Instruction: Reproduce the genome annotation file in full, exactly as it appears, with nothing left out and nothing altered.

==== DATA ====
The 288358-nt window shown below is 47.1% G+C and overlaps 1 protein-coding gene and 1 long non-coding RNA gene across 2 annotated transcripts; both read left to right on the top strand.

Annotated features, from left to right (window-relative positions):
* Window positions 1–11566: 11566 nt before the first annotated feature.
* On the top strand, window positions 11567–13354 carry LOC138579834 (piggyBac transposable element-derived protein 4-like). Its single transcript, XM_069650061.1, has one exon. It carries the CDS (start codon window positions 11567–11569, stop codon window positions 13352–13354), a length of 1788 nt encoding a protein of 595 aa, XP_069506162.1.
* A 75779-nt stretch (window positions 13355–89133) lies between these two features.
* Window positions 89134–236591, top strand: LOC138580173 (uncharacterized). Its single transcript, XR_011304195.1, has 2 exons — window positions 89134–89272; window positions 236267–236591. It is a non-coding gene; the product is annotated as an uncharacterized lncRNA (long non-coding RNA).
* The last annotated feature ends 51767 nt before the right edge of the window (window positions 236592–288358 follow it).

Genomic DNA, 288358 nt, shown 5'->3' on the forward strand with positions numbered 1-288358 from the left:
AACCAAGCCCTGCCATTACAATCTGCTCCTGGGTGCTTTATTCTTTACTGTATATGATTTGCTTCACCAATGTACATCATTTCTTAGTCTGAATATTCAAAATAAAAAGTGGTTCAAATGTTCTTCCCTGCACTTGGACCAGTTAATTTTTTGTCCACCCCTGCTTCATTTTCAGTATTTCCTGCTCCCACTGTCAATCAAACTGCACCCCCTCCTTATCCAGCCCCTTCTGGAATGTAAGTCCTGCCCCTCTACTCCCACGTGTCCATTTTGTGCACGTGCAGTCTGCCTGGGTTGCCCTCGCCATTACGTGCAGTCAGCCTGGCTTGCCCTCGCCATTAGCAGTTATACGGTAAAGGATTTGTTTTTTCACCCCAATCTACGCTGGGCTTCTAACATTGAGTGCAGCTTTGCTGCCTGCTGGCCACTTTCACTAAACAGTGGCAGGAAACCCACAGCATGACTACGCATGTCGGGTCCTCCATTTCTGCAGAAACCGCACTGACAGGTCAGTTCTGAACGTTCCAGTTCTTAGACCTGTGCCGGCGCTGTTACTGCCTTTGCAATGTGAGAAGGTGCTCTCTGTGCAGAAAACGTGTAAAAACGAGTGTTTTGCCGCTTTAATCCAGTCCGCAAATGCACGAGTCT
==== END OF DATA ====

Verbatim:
The 288358-nt window shown below is 47.1% G+C and overlaps 1 protein-coding gene and 1 long non-coding RNA gene across 2 annotated transcripts; both read left to right on the top strand.

Annotated features, from left to right (window-relative positions):
* Window positions 1–11566: 11566 nt before the first annotated feature.
* On the top strand, window positions 11567–13354 carry LOC138579834 (piggyBac transposable element-derived protein 4-like). Its single transcript, XM_069650061.1, has one exon. It carries the CDS (start codon window positions 11567–11569, stop codon window positions 13352–13354), a length of 1788 nt encoding a protein of 595 aa, XP_069506162.1.
* A 75779-nt stretch (window positions 13355–89133) lies between these two features.
* Window positions 89134–236591, top strand: LOC138580173 (uncharacterized). Its single transcript, XR_011304195.1, has 2 exons — window positions 89134–89272; window positions 236267–236591. It is a non-coding gene; the product is annotated as an uncharacterized lncRNA (long non-coding RNA).
* The last annotated feature ends 51767 nt before the right edge of the window (window positions 236592–288358 follow it).

Genomic DNA, 288358 nt, shown 5'->3' on the forward strand with positions numbered 1-288358 from the left:
AACCAAGCCCTGCCATTACAATCTGCTCCTGGGTGCTTTATTCTTTACTGTATATGATTTGCTTCACCAATGTACATCATTTCTTAGTCTGAATATTCAAAATAAAAAGTGGTTCAAATGTTCTTCCCTGCACTTGGACCAGTTAATTTTTTGTCCACCCCTGCTTCATTTTCAGTATTTCCTGCTCCCACTGTCAATCAAACTGCACCCCCTCCTTATCCAGCCCCTTCTGGAATGTAAGTCCTGCCCCTCTACTCCCACGTGTCCATTTTGTGCACGTGCAGTCTGCCTGGGTTGCCCTCGCCATTACGTGCAGTCAGCCTGGCTTGCCCTCGCCATTAGCAGTTATACGGTAAAGGATTTGTTTTTTCACCCCAATCTACGCTGGGCTTCTAACATTGAGTGCAGCTTTGCTGCCTGCTGGCCACTTTCACTAAACAGTGGCAGGAAACCCACAGCATGACTACGCATGTCGGGTCCTCCATTTCTGCAGAAACCGCACTGACAGGTCAGTTCTGAACGTTCCAGTTCTTAGACCTGTGCCGGCGCTGTTACTGCCTTTGCAATGTGAGAAGGTGCTCTCTGTGCAGAAAACGTGTAAAAACGAGTGTTTTGCCGCTTTAATCCAGTCCGCAAATGCACGAGTCT